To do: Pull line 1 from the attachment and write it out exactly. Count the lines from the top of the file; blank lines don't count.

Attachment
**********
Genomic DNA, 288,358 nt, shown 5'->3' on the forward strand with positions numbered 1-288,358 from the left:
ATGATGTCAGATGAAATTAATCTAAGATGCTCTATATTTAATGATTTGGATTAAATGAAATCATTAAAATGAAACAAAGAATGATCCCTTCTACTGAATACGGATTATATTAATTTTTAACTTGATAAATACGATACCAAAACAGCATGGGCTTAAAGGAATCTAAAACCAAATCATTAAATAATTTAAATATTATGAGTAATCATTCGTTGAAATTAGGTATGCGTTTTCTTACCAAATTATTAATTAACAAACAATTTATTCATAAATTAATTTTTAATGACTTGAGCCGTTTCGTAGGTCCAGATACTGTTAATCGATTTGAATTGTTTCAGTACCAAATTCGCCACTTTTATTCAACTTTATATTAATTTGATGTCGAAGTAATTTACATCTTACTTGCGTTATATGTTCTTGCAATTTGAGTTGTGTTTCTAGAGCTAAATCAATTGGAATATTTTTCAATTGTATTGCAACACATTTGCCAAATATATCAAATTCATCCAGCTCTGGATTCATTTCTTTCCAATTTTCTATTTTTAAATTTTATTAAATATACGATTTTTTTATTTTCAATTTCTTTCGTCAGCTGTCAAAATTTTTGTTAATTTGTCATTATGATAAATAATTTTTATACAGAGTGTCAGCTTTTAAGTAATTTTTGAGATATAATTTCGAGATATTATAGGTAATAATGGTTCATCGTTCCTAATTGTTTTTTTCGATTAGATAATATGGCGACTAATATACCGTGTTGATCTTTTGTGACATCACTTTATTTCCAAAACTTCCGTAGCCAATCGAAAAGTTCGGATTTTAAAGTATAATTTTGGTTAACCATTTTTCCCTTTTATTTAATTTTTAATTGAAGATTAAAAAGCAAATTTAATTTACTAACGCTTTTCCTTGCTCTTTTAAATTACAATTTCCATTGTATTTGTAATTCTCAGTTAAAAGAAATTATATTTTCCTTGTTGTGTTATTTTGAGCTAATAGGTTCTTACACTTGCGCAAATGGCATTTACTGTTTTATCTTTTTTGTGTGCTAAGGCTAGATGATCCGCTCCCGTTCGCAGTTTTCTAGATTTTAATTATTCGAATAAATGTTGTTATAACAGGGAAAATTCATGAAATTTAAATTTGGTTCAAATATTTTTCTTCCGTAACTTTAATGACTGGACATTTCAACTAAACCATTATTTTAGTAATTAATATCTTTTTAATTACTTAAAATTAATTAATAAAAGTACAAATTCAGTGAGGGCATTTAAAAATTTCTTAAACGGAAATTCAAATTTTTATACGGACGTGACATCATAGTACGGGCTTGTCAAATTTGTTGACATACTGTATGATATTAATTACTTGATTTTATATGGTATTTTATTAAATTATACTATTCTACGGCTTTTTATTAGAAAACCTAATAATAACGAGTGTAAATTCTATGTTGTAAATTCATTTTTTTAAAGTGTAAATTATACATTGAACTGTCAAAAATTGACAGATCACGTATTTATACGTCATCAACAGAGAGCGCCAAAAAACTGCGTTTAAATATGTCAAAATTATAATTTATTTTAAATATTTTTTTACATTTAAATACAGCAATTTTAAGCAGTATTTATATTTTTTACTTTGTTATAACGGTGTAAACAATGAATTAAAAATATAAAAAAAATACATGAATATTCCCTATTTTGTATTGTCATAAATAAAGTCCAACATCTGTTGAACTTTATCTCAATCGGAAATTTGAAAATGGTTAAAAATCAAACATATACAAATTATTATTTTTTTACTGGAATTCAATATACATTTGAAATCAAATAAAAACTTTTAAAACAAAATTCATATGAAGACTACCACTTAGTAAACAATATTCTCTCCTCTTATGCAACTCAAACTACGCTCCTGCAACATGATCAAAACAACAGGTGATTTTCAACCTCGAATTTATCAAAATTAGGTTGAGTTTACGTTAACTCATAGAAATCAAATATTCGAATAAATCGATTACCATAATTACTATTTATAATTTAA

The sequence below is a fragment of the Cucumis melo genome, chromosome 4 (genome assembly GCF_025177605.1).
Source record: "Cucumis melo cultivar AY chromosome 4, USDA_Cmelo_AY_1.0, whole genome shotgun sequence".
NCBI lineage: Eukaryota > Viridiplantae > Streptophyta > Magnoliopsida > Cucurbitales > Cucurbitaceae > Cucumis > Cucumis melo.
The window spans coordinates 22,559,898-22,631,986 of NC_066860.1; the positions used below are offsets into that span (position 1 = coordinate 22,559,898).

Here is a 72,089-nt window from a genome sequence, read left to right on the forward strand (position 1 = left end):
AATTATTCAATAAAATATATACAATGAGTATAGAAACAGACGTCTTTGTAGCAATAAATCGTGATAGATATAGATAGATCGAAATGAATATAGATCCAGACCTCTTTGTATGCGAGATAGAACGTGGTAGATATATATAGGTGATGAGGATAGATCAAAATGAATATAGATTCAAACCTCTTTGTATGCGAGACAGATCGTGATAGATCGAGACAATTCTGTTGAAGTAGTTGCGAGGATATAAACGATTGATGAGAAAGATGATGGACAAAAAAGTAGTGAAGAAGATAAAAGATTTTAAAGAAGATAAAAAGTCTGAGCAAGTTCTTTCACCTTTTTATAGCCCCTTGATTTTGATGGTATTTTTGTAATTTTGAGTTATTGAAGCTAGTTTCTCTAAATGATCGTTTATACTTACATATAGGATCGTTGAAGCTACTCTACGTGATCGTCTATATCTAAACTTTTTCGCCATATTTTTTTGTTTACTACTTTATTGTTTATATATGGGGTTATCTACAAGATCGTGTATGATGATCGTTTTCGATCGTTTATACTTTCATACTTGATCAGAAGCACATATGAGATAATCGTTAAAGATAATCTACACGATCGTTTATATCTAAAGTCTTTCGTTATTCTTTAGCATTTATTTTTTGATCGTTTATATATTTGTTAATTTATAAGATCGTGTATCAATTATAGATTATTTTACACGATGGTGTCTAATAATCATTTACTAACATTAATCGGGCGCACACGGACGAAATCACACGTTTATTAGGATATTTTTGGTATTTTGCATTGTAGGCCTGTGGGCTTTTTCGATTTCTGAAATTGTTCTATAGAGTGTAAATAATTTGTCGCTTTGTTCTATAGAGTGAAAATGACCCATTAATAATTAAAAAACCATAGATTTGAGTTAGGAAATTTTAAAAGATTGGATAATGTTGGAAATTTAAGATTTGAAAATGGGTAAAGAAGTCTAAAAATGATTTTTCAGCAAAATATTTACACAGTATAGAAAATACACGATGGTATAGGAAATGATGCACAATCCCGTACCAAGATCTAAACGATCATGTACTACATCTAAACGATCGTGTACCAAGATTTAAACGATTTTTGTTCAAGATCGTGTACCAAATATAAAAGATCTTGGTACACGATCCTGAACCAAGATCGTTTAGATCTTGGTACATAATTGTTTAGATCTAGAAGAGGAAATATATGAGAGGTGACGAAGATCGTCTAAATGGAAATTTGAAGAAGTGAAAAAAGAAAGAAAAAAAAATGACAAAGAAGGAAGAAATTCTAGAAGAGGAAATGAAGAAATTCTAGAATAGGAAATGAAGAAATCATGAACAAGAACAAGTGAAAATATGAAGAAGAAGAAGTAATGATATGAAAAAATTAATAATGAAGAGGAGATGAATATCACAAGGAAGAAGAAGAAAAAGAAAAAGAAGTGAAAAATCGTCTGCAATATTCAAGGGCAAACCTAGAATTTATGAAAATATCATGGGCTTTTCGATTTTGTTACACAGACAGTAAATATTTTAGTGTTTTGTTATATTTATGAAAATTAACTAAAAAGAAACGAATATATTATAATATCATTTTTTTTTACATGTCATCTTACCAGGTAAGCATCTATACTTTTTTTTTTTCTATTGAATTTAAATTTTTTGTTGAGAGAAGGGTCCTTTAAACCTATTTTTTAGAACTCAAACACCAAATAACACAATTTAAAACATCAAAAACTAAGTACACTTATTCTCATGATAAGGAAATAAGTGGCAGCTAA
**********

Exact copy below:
Genomic DNA, 288,358 nt, shown 5'->3' on the forward strand with positions numbered 1-288,358 from the left: